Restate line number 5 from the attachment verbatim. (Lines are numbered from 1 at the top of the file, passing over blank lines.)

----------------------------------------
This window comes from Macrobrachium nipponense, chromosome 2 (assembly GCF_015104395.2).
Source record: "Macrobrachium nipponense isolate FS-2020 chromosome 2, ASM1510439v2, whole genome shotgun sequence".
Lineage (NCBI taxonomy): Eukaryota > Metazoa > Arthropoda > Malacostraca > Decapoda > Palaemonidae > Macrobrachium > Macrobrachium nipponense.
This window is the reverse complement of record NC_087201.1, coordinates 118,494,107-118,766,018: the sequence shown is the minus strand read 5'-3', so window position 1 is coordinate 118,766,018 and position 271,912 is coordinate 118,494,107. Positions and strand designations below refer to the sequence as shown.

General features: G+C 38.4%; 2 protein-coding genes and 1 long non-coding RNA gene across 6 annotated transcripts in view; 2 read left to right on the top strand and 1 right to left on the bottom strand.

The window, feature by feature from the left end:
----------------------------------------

General features: G+C 38.4%; 2 protein-coding genes and 1 long non-coding RNA gene across 6 annotated transcripts in view; 2 read left to right on the top strand and 1 right to left on the bottom strand.